In view of the extensive literature on the subject of pneumonia, it is surprising that the cerebral complications accompanying or following this disease have been almost entirely neglected. Three important factors probably account for the neglect of the subject of cerebral complications: 1. Pneumonia is usually treated by the internist, who in most cases is not greatly impressed by the milder cerebral symptoms. 2. The pulmonary involvement often overshadows and even covers many of the cerebral symptoms. 3. The great interest in the etiologic factors and the treatment of the pulmonary lesions has almost excluded any investigation of other phases of this illness. The existing literature on this subject, therefore, is comprised largely of isolated case reports published in French and South American journals. Bonaba and his associates,1 in 1939, were able to collect from the literature but 28 cases of pneumonia encephalitis. Adler,2 in reviewing 100 cases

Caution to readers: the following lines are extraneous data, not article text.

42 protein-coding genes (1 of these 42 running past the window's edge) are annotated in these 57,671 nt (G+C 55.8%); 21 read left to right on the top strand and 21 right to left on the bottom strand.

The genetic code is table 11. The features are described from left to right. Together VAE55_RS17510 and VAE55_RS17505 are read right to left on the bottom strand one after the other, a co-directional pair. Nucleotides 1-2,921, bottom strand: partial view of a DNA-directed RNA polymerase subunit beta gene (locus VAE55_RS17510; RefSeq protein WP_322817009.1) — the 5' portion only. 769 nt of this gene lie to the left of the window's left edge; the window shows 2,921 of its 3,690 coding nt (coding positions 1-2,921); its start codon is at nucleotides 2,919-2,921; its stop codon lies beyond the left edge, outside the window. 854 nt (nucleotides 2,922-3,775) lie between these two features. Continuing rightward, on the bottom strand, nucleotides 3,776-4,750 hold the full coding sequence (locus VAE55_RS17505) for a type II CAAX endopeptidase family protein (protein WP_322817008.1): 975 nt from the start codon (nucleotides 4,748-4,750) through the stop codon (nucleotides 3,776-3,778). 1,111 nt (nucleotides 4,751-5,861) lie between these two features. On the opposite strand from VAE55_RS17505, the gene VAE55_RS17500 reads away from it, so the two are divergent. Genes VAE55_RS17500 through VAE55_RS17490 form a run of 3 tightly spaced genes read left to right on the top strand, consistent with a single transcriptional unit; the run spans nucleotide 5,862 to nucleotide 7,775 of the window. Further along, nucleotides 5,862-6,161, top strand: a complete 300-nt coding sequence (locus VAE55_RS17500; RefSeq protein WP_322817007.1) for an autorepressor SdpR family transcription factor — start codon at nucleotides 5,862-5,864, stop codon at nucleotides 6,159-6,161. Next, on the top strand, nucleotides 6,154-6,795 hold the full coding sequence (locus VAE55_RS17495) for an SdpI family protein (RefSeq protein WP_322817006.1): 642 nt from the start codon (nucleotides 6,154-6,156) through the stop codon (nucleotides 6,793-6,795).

BAKER AB, NORAN HH. CHANGES IN THE CENTRAL NERVOUS SYSTEM ASSOCIATED WITH ENCEPHALITIS COMPLICATING PNEUMONIA: I. A CLINICAL STUDY. Arch Intern Med (Chic). 1945;76(3):146–153. doi:10.1001/archinte.1945.00210330017004
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